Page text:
Why had I not seen this before?
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For the most part, I am not an error coin collector except that I think coins displaying clashed dies are rather cool.

 

In numismatic circles, I understand that there is discussion as to whether a clashed die is an error coin or not. My opinion lies somewhere in between and I think that the error occurred to the dies when they clashed together without a planchet. Subsequently, every coin thereafter correctly struck with that die pair carries the image of that one error.

 

A clashed die occurs when the hammer die, usually the obverse die, clashes against the anvil die, usually the reverse die. The striking force of the dies clashing together leaves portions of the opposing dies image on the face of each die. This then transfers to every subsequent coin thereafter using that die pair.

 

Since I have purchased a macro photography rig much like the one THE BRG COLLECTION uses to image his coins, I have methodically gone through my collection to re-image my coins. I still have a ways to go, but I have made significant progress. I have been particularly anxious to re-image the smallest of my coins, in other words my Type 1-3 gold dollars. The Type 1 gold dollar at 13mm and the Type 2 & 3 at 15mm stood to benefit the most from macro photography.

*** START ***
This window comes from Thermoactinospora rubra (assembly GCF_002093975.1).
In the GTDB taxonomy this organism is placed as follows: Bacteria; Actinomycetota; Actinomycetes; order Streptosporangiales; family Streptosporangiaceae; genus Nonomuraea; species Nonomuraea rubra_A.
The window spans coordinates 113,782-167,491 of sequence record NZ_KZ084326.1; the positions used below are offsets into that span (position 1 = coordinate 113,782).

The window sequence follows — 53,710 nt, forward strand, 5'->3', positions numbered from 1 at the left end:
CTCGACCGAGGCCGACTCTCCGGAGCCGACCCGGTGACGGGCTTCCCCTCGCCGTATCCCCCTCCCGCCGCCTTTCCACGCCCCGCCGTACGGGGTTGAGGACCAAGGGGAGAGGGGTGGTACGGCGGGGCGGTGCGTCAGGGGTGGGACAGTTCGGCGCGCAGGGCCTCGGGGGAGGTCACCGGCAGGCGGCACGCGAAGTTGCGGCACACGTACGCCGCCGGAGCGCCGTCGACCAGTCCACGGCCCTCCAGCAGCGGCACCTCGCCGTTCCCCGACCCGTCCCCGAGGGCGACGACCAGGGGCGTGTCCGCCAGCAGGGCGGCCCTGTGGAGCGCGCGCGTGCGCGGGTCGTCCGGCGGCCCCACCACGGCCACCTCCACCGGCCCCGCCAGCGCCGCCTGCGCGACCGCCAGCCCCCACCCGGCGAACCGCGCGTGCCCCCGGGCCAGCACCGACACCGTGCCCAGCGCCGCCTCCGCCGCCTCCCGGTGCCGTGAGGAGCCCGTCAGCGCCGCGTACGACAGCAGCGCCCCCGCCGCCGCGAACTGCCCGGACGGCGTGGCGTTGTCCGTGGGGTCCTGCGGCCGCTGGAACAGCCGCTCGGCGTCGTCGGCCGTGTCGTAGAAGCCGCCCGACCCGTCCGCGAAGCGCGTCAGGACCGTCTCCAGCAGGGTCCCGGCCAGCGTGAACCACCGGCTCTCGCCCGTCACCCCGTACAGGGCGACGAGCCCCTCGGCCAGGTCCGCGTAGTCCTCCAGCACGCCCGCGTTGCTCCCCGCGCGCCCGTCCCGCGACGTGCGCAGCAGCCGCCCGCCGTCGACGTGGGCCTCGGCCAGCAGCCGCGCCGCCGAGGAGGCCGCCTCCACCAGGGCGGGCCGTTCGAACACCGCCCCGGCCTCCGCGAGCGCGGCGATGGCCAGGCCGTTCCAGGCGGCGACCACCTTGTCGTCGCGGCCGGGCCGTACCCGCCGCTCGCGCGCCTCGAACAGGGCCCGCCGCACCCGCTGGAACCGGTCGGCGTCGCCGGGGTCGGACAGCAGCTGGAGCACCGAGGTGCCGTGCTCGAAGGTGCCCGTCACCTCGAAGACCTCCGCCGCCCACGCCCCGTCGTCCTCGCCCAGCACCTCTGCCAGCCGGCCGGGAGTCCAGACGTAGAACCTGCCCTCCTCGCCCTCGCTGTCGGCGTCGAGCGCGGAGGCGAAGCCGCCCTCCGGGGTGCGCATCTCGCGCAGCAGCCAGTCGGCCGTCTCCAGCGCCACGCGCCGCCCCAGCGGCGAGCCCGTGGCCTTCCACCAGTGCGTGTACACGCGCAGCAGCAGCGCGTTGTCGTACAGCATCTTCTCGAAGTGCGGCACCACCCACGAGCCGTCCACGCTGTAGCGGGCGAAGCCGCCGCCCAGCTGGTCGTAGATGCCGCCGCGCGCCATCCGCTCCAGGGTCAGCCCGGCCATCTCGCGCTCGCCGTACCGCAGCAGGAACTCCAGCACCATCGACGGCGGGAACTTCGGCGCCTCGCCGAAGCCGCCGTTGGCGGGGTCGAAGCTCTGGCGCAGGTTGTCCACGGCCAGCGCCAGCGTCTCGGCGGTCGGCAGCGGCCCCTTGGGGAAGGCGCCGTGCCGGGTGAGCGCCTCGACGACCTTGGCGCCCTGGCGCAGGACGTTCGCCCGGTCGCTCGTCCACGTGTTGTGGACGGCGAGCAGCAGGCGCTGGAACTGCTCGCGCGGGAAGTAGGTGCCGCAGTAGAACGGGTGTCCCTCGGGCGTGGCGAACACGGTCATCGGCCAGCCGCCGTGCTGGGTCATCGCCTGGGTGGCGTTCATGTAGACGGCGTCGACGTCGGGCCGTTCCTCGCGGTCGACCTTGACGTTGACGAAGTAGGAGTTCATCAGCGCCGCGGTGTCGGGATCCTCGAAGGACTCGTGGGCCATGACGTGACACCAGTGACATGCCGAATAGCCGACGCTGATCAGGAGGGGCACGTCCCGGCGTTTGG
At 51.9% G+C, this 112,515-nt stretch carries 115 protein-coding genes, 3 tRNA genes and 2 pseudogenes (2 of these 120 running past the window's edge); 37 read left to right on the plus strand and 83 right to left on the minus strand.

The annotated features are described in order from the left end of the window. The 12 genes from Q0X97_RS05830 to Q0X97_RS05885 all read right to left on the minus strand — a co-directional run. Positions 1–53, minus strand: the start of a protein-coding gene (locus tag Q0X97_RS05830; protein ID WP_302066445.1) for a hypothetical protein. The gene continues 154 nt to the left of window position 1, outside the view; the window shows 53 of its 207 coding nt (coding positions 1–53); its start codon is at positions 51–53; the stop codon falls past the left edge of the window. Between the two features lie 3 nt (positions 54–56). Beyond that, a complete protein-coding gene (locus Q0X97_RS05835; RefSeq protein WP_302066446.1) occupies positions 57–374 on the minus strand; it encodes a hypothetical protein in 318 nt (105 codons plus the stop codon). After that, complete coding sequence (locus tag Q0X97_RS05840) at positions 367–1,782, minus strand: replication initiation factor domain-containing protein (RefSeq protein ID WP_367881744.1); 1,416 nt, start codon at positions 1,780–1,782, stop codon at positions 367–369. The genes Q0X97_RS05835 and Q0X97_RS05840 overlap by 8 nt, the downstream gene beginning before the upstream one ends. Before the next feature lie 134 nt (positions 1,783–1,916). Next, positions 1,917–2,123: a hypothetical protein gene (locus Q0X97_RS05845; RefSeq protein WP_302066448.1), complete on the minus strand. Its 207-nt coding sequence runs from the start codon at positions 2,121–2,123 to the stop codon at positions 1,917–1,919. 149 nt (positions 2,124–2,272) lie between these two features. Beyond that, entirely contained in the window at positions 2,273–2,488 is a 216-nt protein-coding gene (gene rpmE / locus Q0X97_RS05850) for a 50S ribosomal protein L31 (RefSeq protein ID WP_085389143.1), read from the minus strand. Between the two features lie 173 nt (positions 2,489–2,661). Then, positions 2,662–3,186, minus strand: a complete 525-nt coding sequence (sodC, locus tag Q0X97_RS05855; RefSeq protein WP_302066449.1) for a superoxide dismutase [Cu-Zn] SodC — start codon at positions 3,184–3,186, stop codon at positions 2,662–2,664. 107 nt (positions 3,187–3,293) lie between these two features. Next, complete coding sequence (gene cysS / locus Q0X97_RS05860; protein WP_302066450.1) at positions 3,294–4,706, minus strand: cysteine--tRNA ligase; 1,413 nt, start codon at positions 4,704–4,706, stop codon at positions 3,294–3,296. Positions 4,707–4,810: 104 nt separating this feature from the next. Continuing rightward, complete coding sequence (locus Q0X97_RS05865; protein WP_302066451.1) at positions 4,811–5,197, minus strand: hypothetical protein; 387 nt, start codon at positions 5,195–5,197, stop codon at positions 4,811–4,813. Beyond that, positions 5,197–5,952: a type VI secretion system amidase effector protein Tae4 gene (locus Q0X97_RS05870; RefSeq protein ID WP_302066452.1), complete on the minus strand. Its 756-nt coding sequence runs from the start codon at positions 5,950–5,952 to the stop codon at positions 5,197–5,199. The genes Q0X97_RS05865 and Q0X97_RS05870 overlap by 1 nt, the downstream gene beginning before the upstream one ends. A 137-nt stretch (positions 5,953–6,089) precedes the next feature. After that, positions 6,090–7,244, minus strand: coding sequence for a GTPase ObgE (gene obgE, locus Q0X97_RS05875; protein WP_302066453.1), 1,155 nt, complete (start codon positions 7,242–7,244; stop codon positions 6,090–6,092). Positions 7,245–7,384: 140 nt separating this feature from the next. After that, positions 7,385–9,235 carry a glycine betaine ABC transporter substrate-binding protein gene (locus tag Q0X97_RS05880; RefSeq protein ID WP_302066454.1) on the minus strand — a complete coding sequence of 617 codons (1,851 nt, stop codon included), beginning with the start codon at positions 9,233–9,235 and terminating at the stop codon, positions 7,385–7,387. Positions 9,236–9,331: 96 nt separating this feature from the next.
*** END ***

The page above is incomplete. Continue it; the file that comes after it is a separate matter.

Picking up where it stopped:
The things I saw in my coins using macro photography that I had missed before have fascinated me. That is particularly true about my NGC MS-62 1857 Type 3 gold dollar. While I knew that it was a clashed die coin because of the outline of the obverse bust on the reverse, I had not noticed the transference of the letters ERTY from Lady Libertys headdress to the reverse. When I saw it, I thought to myself, How cool; now why had I not seen this before?

 

Describing how this happened gets very interesting because the coins are an exact mirror of the dies. If the coin has incuse details, the die has those details in relief. Where the coin has details in relief, the die has those in incuse. Interestingly, the word LIBERTY in the headdress of my gold dollar is incuse on the coin. Therefore, the obverse die, which is in relief, struck the open field of the reverse die leaving an incuse impression. This then transferred to my coin in relief. Did you get that? I had to read this sentence several times to make sure I got it right.

 

What is particularly neat is that this die clash flattened the ERTY relief of the obverse die except where portions of the R were protected by the incuse 7 of the reverse die. Wow! Can you tell I get excited about this stuff? Only a coin geek like me and perhaps some of you will find this fascinating. I am posting two pictures on the chat boards, the one will show the outline of the bust on the reverse and the other the fine details of what I have been describing. Remember when viewing the detailed photo that this coin is only 15mm in diameter. Its amazing what you can see using macro photography.

Gary

 

See more journals by gherrmann44

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Neat coin, and great photos! One of my "treasures" from my early collecting days is a 1814 Bust half with so much clashing that you can see essentially all of the reverse design on the obverse and the obverse design on the reverse. Your $1 is more subtle but just as interesting.